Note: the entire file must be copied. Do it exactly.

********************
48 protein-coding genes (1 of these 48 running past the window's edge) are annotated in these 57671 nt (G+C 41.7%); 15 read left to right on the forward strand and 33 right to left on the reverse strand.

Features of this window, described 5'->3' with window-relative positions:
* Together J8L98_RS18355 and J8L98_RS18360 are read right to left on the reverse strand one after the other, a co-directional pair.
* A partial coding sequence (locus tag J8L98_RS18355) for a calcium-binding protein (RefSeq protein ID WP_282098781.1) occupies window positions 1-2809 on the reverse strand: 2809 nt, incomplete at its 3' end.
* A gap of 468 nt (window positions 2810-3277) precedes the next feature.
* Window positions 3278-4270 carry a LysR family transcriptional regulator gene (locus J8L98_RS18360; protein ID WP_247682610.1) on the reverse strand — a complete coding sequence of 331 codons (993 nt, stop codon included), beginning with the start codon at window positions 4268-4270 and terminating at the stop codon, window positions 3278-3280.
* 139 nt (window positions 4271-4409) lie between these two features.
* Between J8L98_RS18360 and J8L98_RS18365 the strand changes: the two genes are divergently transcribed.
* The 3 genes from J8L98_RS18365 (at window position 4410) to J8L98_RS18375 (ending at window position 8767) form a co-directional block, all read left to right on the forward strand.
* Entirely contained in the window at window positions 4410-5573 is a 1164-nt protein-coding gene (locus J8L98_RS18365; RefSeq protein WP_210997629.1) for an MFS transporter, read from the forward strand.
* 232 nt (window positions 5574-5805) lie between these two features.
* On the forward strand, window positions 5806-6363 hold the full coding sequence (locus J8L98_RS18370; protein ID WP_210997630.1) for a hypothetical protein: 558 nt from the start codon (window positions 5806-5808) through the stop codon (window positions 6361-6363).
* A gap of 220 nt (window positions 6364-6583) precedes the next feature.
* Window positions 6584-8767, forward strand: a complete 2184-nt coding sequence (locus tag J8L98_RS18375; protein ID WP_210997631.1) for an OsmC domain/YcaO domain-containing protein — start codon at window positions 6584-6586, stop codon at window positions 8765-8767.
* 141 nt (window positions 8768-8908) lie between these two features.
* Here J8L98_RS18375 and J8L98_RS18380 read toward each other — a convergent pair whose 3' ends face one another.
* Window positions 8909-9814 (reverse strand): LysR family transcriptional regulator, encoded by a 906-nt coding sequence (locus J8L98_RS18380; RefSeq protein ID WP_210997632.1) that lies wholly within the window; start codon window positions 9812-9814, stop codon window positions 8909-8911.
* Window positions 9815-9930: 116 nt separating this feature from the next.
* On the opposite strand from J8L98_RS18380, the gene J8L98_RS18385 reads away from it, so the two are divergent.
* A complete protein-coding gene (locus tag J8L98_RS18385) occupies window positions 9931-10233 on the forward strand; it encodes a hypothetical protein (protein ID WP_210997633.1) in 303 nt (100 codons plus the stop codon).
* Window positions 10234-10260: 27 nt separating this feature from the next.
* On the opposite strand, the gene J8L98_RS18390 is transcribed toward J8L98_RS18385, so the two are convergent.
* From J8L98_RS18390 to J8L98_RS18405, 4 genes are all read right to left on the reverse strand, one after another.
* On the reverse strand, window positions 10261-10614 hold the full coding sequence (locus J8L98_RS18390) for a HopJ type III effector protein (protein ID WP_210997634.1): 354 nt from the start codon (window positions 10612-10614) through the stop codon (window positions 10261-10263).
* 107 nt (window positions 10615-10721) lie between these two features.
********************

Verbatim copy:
48 protein-coding genes (1 of these 48 running past the window's edge) are annotated in these 57671 nt (G+C 41.7%); 15 read left to right on the forward strand and 33 right to left on the reverse strand.

Features of this window, described 5'->3' with window-relative positions:
* Together J8L98_RS18355 and J8L98_RS18360 are read right to left on the reverse strand one after the other, a co-directional pair.
* A partial coding sequence (locus tag J8L98_RS18355) for a calcium-binding protein (RefSeq protein ID WP_282098781.1) occupies window positions 1-2809 on the reverse strand: 2809 nt, incomplete at its 3' end.
* A gap of 468 nt (window positions 2810-3277) precedes the next feature.
* Window positions 3278-4270 carry a LysR family transcriptional regulator gene (locus J8L98_RS18360; protein ID WP_247682610.1) on the reverse strand — a complete coding sequence of 331 codons (993 nt, stop codon included), beginning with the start codon at window positions 4268-4270 and terminating at the stop codon, window positions 3278-3280.
* 139 nt (window positions 4271-4409) lie between these two features.
* Between J8L98_RS18360 and J8L98_RS18365 the strand changes: the two genes are divergently transcribed.
* The 3 genes from J8L98_RS18365 (at window position 4410) to J8L98_RS18375 (ending at window position 8767) form a co-directional block, all read left to right on the forward strand.
* Entirely contained in the window at window positions 4410-5573 is a 1164-nt protein-coding gene (locus J8L98_RS18365; RefSeq protein WP_210997629.1) for an MFS transporter, read from the forward strand.
* 232 nt (window positions 5574-5805) lie between these two features.
* On the forward strand, window positions 5806-6363 hold the full coding sequence (locus J8L98_RS18370; protein ID WP_210997630.1) for a hypothetical protein: 558 nt from the start codon (window positions 5806-5808) through the stop codon (window positions 6361-6363).
* A gap of 220 nt (window positions 6364-6583) precedes the next feature.
* Window positions 6584-8767, forward strand: a complete 2184-nt coding sequence (locus tag J8L98_RS18375; protein ID WP_210997631.1) for an OsmC domain/YcaO domain-containing protein — start codon at window positions 6584-6586, stop codon at window positions 8765-8767.
* 141 nt (window positions 8768-8908) lie between these two features.
* Here J8L98_RS18375 and J8L98_RS18380 read toward each other — a convergent pair whose 3' ends face one another.
* Window positions 8909-9814 (reverse strand): LysR family transcriptional regulator, encoded by a 906-nt coding sequence (locus J8L98_RS18380; RefSeq protein ID WP_210997632.1) that lies wholly within the window; start codon window positions 9812-9814, stop codon window positions 8909-8911.
* Window positions 9815-9930: 116 nt separating this feature from the next.
* On the opposite strand from J8L98_RS18380, the gene J8L98_RS18385 reads away from it, so the two are divergent.
* A complete protein-coding gene (locus tag J8L98_RS18385) occupies window positions 9931-10233 on the forward strand; it encodes a hypothetical protein (protein ID WP_210997633.1) in 303 nt (100 codons plus the stop codon).
* Window positions 10234-10260: 27 nt separating this feature from the next.
* On the opposite strand, the gene J8L98_RS18390 is transcribed toward J8L98_RS18385, so the two are convergent.
* From J8L98_RS18390 to J8L98_RS18405, 4 genes are all read right to left on the reverse strand, one after another.
* On the reverse strand, window positions 10261-10614 hold the full coding sequence (locus J8L98_RS18390) for a HopJ type III effector protein (protein ID WP_210997634.1): 354 nt from the start codon (window positions 10612-10614) through the stop codon (window positions 10261-10263).
* 107 nt (window positions 10615-10721) lie between these two features.